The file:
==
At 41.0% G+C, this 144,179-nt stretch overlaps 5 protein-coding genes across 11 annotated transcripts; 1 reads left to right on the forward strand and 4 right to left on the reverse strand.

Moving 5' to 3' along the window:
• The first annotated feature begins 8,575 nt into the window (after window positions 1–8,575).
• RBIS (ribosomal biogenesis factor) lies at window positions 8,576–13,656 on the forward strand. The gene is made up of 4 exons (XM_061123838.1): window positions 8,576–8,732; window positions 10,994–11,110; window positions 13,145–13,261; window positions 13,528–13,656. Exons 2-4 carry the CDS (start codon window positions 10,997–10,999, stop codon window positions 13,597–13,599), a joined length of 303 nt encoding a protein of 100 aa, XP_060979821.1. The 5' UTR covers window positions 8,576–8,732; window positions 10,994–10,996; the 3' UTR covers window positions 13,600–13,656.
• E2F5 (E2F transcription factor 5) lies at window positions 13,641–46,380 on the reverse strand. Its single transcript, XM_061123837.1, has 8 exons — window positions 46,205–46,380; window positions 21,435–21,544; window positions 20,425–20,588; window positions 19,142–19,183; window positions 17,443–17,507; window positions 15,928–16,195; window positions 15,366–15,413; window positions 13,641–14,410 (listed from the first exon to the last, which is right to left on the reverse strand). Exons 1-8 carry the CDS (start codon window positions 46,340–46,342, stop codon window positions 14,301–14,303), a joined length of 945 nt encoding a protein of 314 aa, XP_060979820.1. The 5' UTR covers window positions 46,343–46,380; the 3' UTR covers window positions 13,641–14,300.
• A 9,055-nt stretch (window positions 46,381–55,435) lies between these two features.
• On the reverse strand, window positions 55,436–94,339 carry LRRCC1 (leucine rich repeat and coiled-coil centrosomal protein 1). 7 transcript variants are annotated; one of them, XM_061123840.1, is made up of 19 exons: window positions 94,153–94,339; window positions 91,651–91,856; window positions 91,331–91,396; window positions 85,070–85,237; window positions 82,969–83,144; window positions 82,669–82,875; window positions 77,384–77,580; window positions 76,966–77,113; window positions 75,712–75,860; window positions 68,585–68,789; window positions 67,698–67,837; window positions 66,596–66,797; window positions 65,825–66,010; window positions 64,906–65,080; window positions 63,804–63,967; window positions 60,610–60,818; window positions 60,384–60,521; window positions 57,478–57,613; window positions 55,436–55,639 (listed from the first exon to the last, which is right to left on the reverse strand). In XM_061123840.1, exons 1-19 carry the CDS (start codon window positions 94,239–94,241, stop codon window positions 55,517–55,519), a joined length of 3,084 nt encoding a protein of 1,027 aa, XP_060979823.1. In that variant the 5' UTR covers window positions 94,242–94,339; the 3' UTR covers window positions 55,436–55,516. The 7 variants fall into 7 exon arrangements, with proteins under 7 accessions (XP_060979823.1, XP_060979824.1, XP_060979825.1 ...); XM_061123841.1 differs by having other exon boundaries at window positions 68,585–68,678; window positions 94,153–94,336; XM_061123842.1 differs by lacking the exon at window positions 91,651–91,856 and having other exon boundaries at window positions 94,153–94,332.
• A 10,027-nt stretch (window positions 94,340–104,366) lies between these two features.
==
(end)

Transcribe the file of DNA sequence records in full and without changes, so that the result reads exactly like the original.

At 41.0% G+C, this 144,179-nt stretch overlaps 5 protein-coding genes across 11 annotated transcripts; 1 reads left to right on the forward strand and 4 right to left on the reverse strand.

Moving 5' to 3' along the window:
• The first annotated feature begins 8,575 nt into the window (after window positions 1–8,575).
• RBIS (ribosomal biogenesis factor) lies at window positions 8,576–13,656 on the forward strand. The gene is made up of 4 exons (XM_061123838.1): window positions 8,576–8,732; window positions 10,994–11,110; window positions 13,145–13,261; window positions 13,528–13,656. Exons 2-4 carry the CDS (start codon window positions 10,997–10,999, stop codon window positions 13,597–13,599), a joined length of 303 nt encoding a protein of 100 aa, XP_060979821.1. The 5' UTR covers window positions 8,576–8,732; window positions 10,994–10,996; the 3' UTR covers window positions 13,600–13,656.
• E2F5 (E2F transcription factor 5) lies at window positions 13,641–46,380 on the reverse strand. Its single transcript, XM_061123837.1, has 8 exons — window positions 46,205–46,380; window positions 21,435–21,544; window positions 20,425–20,588; window positions 19,142–19,183; window positions 17,443–17,507; window positions 15,928–16,195; window positions 15,366–15,413; window positions 13,641–14,410 (listed from the first exon to the last, which is right to left on the reverse strand). Exons 1-8 carry the CDS (start codon window positions 46,340–46,342, stop codon window positions 14,301–14,303), a joined length of 945 nt encoding a protein of 314 aa, XP_060979820.1. The 5' UTR covers window positions 46,343–46,380; the 3' UTR covers window positions 13,641–14,300.
• A 9,055-nt stretch (window positions 46,381–55,435) lies between these two features.
• On the reverse strand, window positions 55,436–94,339 carry LRRCC1 (leucine rich repeat and coiled-coil centrosomal protein 1). 7 transcript variants are annotated; one of them, XM_061123840.1, is made up of 19 exons: window positions 94,153–94,339; window positions 91,651–91,856; window positions 91,331–91,396; window positions 85,070–85,237; window positions 82,969–83,144; window positions 82,669–82,875; window positions 77,384–77,580; window positions 76,966–77,113; window positions 75,712–75,860; window positions 68,585–68,789; window positions 67,698–67,837; window positions 66,596–66,797; window positions 65,825–66,010; window positions 64,906–65,080; window positions 63,804–63,967; window positions 60,610–60,818; window positions 60,384–60,521; window positions 57,478–57,613; window positions 55,436–55,639 (listed from the first exon to the last, which is right to left on the reverse strand). In XM_061123840.1, exons 1-19 carry the CDS (start codon window positions 94,239–94,241, stop codon window positions 55,517–55,519), a joined length of 3,084 nt encoding a protein of 1,027 aa, XP_060979823.1. In that variant the 5' UTR covers window positions 94,242–94,339; the 3' UTR covers window positions 55,436–55,516. The 7 variants fall into 7 exon arrangements, with proteins under 7 accessions (XP_060979823.1, XP_060979824.1, XP_060979825.1 ...); XM_061123841.1 differs by having other exon boundaries at window positions 68,585–68,678; window positions 94,153–94,336; XM_061123842.1 differs by lacking the exon at window positions 91,651–91,856 and having other exon boundaries at window positions 94,153–94,332.
• A 10,027-nt stretch (window positions 94,340–104,366) lies between these two features.